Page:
The goal-gradient effect

The goal-gradient effect says that as a user gets closer to a goal their efforts will increase

Michael Gearon
2 min readAug 2, 2021

Background to this effect

First purposed by Clark Hull in 1932, he found that rats that were placed in a straight alley ran faster as they went from the start line to reaching the food at the other end.

Examples of this effect

Examples of the goal-gradient effect are:

  1. Profile building progress bars such as LinkedIn or Facebook when they say you have completed 25% of your profile
  2. Achievements like on the Xbox or Playstation where you see a list of unlocked, in progress or locked achievements
  3. Credit score or credit card points system which tells you what you need to do to improve your score or if you spend money at a certain store you may get double points

This even applies to charities and donations, a study which looked into this found when the potential donors were told the fund was 10% of meetings it’s goal compared to not being told at all there was no difference in the rates of donations.

Even at 66% towards the goal there was no difference in donations compared to not seeing the progress rate.

Where there was a difference was at 85%, in fact donations doubled when compared to the control variant of not being told the progress rate. The research found that the amount of money being donated by people didn’t increase but the amount of people who donated did increase.

What can you do

One common way of using this effect is to help users along on their journey of completing the goal. An example is when you visit a coffee shop they sometimes give you a stamp card. This stamp card may have something like “get 10 stamps and get your next coffee free!” As well as giving you the card they may also stamp the first one or two which then brings you closer to receiving that free coffee.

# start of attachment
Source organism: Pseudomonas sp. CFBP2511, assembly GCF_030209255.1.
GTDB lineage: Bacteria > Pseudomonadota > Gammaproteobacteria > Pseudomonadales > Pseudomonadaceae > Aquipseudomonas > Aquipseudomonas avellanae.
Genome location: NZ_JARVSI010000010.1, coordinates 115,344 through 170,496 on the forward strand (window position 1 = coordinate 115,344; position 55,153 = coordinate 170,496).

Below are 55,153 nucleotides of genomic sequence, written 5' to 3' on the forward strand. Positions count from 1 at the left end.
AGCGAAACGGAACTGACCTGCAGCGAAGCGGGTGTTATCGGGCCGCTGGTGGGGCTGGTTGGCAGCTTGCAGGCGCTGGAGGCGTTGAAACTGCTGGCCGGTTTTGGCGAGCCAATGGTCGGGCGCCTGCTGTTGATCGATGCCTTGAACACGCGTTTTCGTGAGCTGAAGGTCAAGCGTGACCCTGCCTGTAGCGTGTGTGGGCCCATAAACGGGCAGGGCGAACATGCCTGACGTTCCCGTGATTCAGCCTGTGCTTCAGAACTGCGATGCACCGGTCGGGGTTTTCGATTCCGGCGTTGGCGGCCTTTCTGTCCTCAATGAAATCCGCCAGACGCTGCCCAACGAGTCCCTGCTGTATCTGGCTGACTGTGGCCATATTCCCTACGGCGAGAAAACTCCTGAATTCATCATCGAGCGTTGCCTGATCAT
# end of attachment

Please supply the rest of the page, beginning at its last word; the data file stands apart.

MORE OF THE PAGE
This then gives you more motivation and in turn speed to fill in the last 8 stamps as you are already 20% closer to reaching your target.

This idea was actually tested where they tried 2 different coffee stamp cards, the first card had 10 unstamped slots and the other stamp cards had 12 slots but with 2 slots already stamped. This also found that users were more motivated to complete their stamp cards quicker when 2 were already stamped.

This could also be applied online, for example a shopping website could have something like a stamp card which says after purchasing 10 times you then get 20% off your order.

The main point is the user needs to know how close they are to finishing their goal, what they need to do to reach that goal and maybe some encouragement to help them along that journey.



Michael Gearon

Senior Interaction Designer and Co-Author to Tiny CSS Projects